Editing the lead section[edit]

By default, there is no edit link to edit only the uppermost part, or the lead section, of a page; the entire page must be edited. You can fix this by going into your user preferences, going to "Gadgets", and then enabling "MediaWiki:Gadget-edittop".


When you preview an edit while editing a section, you may not see the section as it actually appears on the full page. For example, if there is an image in the previous section that intrudes into the section you are editing, you will not see this image. The list of templates used on the page will show the list of all templates used on the page, not just the ones in the edited section. Additionally, if you are editing the "References" section of a page, which would contain <references /> or {{Reflist}} which would normally display all of the footnotes used on the page, footnotes used in previous sections will not be displayed.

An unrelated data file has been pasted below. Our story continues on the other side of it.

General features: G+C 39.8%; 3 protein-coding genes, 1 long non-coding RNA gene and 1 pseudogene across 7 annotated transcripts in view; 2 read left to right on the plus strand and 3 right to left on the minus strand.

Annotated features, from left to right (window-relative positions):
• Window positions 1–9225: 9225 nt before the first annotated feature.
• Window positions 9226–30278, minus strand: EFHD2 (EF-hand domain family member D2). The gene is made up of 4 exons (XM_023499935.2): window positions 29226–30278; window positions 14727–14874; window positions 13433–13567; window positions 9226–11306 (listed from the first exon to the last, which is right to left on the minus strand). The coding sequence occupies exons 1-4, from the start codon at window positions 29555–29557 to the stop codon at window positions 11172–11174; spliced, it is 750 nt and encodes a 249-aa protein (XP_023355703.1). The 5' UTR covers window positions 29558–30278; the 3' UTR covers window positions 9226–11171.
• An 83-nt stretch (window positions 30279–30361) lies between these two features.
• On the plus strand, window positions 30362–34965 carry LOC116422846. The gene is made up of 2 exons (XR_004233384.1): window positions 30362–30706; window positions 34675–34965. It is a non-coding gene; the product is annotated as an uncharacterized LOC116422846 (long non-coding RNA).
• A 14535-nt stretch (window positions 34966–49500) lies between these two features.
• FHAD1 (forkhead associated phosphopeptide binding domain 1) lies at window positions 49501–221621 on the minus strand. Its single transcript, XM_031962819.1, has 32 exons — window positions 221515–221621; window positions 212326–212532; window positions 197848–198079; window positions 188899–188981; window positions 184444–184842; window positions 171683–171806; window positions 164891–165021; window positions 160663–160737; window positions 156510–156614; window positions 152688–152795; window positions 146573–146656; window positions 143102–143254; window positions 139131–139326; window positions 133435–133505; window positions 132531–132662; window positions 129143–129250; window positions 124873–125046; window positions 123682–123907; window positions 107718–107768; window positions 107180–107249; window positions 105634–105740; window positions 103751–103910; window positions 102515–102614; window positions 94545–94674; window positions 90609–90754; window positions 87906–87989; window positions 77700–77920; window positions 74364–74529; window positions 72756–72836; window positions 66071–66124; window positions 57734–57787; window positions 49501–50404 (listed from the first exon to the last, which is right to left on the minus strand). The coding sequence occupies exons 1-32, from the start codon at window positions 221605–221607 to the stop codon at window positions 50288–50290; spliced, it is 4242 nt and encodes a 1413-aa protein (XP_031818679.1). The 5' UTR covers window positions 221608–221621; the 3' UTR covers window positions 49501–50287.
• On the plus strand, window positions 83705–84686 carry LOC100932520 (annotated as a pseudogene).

If you preview a section that contains footnotes but does not contain <references /> or {{Reflist}}, those footnotes will still be previewed normally at the bottom of the preview window. In previous versions of MediaWiki, the footnotes would not be displayed and a cite error message would be displayed instead.


Subsections are included in the part of the section that is edited. For example, if you click on the "Edit" link next to a Level 2 heading, you will be able to edit everything under that heading, including lower-level headings, up until the next Level 2 heading on the page.

See also[edit]